Tuesday, September 21, 2010

It may not be 100% accurate, but it is completely interesting


September 21
from The Golden Legend

Matthew was also called Levi. Matthew is interpreted a gift hastily given, or a giver of counsel. Or it comes from magnus, great, and Theos, God, meaning great unto God, or from manus, hand, and Theos, meaning the hand of God. For Matthew was a gift hastily given by reason of his speedy conversion, a giver of counsel by his salutary preaching, great unto God by the perfection of his life and the hand of God by his writing of the Gospel. Levi is interpreted assumed, or united, or added, or attached; for he was assumed from the exaction of the taxes, united to the apostles, added to the number of the evangelists, and attached to the catalogue of the martyrs.

While Matthew the apostle was preaching in Ethiopia, in a city called Nadaber, he found two magicians named Zaroes and Arphaxat, who so deluded men by their sorceries that they lost the use of their limbs and their reason, whereat the magicians were so filled with pride that they made men worship them as gods. Matthew, having found hostel in the house of that eunuch of Queen Candace who was baptized by Philip, unmasked the magicians' tricks in such wise that whatsoever they wrought to the harm of men, he converted to their welfare.

The eunuch asked Saint Matthew how he was able to speak and understand so many tongues. In answer, Matthew explained to him that when the Holy Ghost came upon the apostles, He gave knowledge of all tongues, so that, as those who had sought from pride to build a tower reaching to Heaven had been stayed therefrom by the confusion of tongues, so by the knowledge of tongues the apostles might build a tower, not of stones but of virtues, whereby all who believed might mount to Heaven.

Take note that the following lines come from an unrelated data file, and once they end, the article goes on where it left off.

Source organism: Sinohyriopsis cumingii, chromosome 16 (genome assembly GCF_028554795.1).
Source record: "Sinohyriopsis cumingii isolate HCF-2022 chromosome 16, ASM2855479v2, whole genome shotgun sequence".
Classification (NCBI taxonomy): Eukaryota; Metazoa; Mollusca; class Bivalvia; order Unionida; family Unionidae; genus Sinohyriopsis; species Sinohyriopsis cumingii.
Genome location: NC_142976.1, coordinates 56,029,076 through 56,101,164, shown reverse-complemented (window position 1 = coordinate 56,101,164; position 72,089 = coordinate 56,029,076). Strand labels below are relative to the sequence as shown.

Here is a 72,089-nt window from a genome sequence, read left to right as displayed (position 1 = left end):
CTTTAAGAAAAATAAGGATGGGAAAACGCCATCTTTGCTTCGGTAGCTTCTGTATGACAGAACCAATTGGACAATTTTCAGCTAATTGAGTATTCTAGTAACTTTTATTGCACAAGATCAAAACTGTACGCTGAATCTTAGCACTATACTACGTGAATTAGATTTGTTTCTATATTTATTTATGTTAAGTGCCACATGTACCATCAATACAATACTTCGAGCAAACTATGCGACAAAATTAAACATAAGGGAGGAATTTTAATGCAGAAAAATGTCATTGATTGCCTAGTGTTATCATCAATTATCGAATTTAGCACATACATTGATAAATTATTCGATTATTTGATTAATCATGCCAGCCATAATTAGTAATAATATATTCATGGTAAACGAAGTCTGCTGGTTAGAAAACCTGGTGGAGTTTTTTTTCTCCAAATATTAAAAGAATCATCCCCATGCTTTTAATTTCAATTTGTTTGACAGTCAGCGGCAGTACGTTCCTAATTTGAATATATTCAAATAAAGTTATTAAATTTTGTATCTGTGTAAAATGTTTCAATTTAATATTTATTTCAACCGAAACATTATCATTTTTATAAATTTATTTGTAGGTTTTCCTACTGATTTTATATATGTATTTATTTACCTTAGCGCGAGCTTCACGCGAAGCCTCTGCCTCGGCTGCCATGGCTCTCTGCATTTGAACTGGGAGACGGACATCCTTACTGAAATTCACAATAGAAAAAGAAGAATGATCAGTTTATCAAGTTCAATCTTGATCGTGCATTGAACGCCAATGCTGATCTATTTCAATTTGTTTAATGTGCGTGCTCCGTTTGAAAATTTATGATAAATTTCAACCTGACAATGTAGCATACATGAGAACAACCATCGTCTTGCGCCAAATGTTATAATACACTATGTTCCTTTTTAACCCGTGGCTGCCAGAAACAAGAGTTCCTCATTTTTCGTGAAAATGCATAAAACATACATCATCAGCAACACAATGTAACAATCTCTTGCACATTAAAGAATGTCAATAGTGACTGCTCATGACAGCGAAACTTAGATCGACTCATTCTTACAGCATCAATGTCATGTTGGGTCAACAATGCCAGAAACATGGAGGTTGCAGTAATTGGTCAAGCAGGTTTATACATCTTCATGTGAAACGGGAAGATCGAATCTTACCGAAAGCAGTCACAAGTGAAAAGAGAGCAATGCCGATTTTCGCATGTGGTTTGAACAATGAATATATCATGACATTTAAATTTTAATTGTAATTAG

Then came one who announced that the magicians were approaching with two dragons, which belched forth a sulphurous fire from their mouths and nostrils, and slew all within reach. The apostle, arming himself with the sign of the cross, went out to them confidently; and as soon as the dragons saw him, they fell asleep at his feet. Then said he to the sorcerers: 'Where then is your skill! Awaken them if you can: for had I not prayed the Lord, I should have turned upon you the bale which you thought to inflict upon me!' And when the populace gathered together, he commanded the dragons in the name of Jesus to go away, and they went off, harming no one.

Then the apostle preached a wondrous sermon to the people concerning the earthly paradise. He said that it was higher than all mountains and near to Heaven; no thorns or brambles grew therein, nor did the lilies and the roses wittier; there was no old age, all men remaining ever young; there the angels made sweet music, and the birds came at one's call. He said that man had been driven out of the earthly paradise, but that by the birth of Christ all were called again to the heavenly Paradise.